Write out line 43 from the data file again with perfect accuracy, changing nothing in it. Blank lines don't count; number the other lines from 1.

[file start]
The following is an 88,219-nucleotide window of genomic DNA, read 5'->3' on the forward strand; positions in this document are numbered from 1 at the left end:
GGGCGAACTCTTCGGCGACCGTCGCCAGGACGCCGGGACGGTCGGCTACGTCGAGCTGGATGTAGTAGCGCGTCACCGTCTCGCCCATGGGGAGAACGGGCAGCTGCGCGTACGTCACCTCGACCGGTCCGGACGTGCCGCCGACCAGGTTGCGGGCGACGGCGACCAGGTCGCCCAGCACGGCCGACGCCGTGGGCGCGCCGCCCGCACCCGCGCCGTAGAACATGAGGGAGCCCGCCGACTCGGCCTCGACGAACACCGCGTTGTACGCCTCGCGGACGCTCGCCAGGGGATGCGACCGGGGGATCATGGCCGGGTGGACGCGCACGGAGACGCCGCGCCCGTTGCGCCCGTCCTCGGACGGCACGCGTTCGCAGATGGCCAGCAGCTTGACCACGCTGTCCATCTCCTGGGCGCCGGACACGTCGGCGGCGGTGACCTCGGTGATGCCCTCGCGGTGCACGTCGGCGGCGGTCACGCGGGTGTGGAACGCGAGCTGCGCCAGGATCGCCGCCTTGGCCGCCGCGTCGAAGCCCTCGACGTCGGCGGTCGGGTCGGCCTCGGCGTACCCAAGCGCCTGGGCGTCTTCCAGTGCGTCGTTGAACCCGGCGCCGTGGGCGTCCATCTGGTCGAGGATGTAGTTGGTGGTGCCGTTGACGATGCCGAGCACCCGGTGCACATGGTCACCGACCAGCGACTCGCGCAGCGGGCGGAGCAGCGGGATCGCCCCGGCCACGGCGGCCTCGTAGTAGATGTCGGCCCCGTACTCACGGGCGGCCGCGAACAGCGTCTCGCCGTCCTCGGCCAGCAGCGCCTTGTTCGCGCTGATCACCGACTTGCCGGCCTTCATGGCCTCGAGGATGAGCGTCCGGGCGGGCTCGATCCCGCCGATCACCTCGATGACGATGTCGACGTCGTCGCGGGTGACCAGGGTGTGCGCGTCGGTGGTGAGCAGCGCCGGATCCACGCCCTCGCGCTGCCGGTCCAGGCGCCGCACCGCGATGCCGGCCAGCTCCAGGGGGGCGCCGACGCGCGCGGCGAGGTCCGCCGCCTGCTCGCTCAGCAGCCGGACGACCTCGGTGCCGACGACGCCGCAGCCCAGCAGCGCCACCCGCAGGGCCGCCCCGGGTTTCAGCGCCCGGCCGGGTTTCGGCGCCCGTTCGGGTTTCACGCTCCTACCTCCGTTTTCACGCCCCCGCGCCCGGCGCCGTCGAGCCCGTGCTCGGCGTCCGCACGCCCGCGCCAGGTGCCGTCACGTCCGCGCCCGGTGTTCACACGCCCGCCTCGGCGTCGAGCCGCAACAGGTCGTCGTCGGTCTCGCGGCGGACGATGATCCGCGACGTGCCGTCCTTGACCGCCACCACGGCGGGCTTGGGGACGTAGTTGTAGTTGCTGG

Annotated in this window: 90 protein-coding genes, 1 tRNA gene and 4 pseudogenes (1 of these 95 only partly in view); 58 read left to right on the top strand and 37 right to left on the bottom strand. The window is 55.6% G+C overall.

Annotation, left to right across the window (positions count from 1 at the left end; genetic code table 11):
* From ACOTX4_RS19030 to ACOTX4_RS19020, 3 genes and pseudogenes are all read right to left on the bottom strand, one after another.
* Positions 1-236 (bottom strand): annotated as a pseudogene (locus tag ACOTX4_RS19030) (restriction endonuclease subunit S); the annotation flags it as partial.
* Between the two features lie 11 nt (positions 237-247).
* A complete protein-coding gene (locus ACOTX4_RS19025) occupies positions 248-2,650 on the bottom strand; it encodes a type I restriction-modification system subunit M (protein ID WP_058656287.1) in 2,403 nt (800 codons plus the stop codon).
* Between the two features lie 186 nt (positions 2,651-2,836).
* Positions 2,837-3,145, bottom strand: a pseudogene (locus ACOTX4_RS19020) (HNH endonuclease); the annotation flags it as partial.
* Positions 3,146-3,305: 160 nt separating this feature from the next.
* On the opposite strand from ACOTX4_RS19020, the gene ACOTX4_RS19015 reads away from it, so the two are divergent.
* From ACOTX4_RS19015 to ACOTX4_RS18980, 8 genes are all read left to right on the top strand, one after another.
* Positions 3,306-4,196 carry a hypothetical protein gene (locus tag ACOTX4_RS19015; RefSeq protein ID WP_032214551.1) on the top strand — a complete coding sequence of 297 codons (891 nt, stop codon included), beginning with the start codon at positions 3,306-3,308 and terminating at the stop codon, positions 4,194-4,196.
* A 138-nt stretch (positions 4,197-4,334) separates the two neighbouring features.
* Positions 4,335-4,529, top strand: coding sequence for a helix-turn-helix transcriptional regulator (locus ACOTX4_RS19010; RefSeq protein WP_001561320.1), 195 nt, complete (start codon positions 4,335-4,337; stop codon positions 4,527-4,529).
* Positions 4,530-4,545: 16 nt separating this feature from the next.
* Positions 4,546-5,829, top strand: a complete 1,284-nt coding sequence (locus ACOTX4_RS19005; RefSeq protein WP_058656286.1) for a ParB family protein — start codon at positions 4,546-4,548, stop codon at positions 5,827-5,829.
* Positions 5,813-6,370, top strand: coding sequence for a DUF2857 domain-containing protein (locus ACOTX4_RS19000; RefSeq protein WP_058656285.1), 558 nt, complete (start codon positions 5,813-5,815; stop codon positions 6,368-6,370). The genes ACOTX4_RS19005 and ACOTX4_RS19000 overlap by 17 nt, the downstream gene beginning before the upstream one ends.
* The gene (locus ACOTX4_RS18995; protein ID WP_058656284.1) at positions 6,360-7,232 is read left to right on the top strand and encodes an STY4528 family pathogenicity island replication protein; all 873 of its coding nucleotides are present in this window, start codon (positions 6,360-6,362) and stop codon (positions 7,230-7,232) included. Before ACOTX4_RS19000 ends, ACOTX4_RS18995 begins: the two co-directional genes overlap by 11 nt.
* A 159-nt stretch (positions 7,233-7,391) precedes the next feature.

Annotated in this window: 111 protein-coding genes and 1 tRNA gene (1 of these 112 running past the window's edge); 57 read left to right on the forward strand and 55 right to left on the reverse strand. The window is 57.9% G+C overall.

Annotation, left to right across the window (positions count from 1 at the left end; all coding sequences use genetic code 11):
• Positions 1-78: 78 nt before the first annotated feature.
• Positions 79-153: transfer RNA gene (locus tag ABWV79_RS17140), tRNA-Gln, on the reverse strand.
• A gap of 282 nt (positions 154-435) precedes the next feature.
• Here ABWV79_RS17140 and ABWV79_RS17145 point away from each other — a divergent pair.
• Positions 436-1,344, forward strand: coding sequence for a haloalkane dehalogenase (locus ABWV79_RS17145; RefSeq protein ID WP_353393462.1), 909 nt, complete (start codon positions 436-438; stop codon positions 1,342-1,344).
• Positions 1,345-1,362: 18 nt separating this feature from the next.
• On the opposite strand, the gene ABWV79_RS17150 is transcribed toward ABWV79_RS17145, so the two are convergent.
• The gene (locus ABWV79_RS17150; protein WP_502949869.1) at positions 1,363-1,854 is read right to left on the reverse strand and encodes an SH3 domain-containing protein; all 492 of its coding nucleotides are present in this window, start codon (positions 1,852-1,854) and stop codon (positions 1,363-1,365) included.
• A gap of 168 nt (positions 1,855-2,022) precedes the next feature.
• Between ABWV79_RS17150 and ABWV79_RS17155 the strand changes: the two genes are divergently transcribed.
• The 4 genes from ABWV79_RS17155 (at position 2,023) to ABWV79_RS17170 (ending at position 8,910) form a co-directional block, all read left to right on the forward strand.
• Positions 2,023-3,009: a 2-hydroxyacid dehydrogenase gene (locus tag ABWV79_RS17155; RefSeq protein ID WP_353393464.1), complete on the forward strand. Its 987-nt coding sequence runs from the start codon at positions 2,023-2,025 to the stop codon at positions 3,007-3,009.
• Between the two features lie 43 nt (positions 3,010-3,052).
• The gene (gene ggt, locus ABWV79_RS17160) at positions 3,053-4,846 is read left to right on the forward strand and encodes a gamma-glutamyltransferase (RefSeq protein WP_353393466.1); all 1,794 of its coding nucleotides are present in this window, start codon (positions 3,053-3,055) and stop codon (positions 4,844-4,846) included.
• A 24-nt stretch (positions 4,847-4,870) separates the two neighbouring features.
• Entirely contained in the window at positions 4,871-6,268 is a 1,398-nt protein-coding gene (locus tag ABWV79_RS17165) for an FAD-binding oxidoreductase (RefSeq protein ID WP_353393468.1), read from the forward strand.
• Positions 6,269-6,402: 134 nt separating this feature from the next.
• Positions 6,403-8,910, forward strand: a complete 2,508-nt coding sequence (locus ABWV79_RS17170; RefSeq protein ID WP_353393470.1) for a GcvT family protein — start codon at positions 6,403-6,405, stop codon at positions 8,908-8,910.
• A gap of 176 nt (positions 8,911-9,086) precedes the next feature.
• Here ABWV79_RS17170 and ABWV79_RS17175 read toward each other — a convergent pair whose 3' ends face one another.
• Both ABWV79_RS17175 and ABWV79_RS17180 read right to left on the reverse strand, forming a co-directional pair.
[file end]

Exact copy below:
• Here ABWV79_RS17170 and ABWV79_RS17175 read toward each other — a convergent pair whose 3' ends face one another.